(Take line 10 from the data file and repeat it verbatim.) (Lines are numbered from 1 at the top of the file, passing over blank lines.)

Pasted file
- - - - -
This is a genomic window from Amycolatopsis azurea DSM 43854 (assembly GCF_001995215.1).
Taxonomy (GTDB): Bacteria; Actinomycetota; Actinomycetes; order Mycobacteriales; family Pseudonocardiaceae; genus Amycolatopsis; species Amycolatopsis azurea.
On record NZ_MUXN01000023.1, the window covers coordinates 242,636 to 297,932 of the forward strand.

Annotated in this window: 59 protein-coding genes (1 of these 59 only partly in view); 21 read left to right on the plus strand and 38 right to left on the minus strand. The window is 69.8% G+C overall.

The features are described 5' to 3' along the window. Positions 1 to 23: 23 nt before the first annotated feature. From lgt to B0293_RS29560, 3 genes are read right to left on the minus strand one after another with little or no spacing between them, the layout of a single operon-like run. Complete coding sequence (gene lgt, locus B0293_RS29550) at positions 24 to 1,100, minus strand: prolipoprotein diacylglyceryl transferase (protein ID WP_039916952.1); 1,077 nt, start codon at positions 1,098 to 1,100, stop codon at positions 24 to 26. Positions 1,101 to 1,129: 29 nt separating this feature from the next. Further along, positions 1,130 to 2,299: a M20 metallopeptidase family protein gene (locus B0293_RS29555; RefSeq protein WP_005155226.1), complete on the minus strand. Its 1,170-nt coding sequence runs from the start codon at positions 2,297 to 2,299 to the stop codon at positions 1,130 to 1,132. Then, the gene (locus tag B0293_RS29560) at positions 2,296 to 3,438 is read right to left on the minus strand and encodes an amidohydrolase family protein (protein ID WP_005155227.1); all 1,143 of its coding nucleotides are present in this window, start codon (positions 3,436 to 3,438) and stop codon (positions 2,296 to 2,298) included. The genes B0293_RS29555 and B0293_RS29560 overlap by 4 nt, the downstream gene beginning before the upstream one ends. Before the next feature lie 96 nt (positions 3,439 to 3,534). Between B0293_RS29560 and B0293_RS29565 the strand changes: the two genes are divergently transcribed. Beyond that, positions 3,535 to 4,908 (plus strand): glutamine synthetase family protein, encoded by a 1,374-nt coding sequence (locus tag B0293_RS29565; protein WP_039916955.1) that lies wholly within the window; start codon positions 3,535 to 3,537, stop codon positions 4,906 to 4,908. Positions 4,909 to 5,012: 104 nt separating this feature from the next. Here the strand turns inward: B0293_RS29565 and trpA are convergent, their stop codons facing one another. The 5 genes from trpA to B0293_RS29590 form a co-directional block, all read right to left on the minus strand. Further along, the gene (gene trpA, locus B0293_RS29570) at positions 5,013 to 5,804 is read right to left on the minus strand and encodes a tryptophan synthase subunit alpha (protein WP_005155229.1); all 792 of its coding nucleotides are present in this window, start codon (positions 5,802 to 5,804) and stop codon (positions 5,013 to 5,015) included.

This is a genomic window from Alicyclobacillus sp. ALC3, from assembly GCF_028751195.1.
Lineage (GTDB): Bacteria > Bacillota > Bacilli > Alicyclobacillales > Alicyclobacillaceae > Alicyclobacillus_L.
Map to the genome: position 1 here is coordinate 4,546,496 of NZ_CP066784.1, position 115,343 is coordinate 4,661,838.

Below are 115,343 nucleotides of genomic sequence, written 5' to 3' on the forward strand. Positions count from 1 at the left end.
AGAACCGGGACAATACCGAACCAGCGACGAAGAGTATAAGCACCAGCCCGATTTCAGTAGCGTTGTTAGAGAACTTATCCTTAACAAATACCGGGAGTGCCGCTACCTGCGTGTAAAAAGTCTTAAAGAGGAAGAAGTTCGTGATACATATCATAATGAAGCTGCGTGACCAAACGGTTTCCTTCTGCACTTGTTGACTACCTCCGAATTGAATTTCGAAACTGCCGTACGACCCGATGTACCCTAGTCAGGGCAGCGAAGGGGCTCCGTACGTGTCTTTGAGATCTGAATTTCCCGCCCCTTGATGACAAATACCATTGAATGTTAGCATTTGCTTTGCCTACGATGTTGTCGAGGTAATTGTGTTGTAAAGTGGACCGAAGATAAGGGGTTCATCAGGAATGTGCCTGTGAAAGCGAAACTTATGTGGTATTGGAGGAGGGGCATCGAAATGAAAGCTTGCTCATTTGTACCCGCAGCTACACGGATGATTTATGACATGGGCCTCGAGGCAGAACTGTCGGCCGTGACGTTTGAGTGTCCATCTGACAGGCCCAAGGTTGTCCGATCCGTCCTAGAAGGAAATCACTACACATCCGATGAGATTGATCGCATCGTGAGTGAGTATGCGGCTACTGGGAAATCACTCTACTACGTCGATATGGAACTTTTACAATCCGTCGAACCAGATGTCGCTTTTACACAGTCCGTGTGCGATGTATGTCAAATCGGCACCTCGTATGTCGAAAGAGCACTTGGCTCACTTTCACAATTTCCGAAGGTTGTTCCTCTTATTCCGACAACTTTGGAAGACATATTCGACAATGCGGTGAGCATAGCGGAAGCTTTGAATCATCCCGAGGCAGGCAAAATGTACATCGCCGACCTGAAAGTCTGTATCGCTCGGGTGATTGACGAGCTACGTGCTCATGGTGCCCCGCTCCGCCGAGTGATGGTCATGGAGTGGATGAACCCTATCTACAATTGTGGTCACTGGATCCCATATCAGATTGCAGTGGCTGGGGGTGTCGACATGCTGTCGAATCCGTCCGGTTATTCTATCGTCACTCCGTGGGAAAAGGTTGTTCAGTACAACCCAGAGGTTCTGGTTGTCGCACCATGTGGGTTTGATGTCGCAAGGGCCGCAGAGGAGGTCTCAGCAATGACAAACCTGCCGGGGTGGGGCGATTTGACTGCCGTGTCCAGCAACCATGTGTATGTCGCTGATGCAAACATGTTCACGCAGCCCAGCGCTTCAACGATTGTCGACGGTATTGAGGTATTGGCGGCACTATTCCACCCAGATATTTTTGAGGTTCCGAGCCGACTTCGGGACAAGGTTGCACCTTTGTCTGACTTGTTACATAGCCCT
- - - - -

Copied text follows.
AGAACCGGGACAATACCGAACCAGCGACGAAGAGTATAAGCACCAGCCCGATTTCAGTAGCGTTGTTAGAGAACTTATCCTTAACAAATACCGGGAGTGCCGCTACCTGCGTGTAAAAAGTCTTAAAGAGGAAGAAGTTCGTGATACATATCATAATGAAGCTGCGTGACCAAACGGTTTCCTTCTGCACTTGTTGACTACCTCCGAATTGAATTTCGAAACTGCCGTACGACCCGATGTACCCTAGTCAGGGCAGCGAAGGGGCTCCGTACGTGTCTTTGAGATCTGAATTTCCCGCCCCTTGATGACAAATACCATTGAATGTTAGCATTTGCTTTGCCTACGATGTTGTCGAGGTAATTGTGTTGTAAAGTGGACCGAAGATAAGGGGTTCATCAGGAATGTGCCTGTGAAAGCGAAACTTATGTGGTATTGGAGGAGGGGCATCGAAATGAAAGCTTGCTCATTTGTACCCGCAGCTACACGGATGATTTATGACATGGGCCTCGAGGCAGAACTGTCGGCCGTGACGTTTGAGTGTCCATCTGACAGGCCCAAGGTTGTCCGATCCGTCCTAGAAGGAAATCACTACACATCCGATGAGATTGATCGCATCGTGAGTGAGTATGCGGCTACTGGGAAATCACTCTACTACGTCGATATGGAACTTTTACAATCCGTCGAACCAGATGTCGCTTTTACACAGTCCGTGTGCGATGTATGTCAAATCGGCACCTCGTATGTCGAAAGAGCACTTGGCTCACTTTCACAATTTCCGAAGGTTGTTCCTCTTATTCCGACAACTTTGGAAGACATATTCGACAATGCGGTGAGCATAGCGGAAGCTTTGAATCATCCCGAGGCAGGCAAAATGTACATCGCCGACCTGAAAGTCTGTATCGCTCGGGTGATTGACGAGCTACGTGCTCATGGTGCCCCGCTCCGCCGAGTGATGGTCATGGAGTGGATGAACCCTATCTACAATTGTGGTCACTGGATCCCATATCAGATTGCAGTGGCTGGGGGTGTCGACATGCTGTCGAATCCGTCCGGTTATTCTATCGTCACTCCGTGGGAAAAGGTTGTTCAGTACAACCCAGAGGTTCTGGTTGTCGCACCATGTGGGTTTGATGTCGCAAGGGCCGCAGAGGAGGTCTCAGCAATGACAAACCTGCCGGGGTGGGGCGATTTGACTGCCGTGTCCAGCAACCATGTGTATGTCGCTGATGCAAACATGTTCACGCAGCCCAGCGCTTCAACGATTGTCGACGGTATTGAGGTATTGGCGGCACTATTCCACCCAGATATTTTTGAGGTTCCGAGCCGACTTCGGGACAAGGTTGCACCTTTGTCTGACTTGTTACATAGCCCT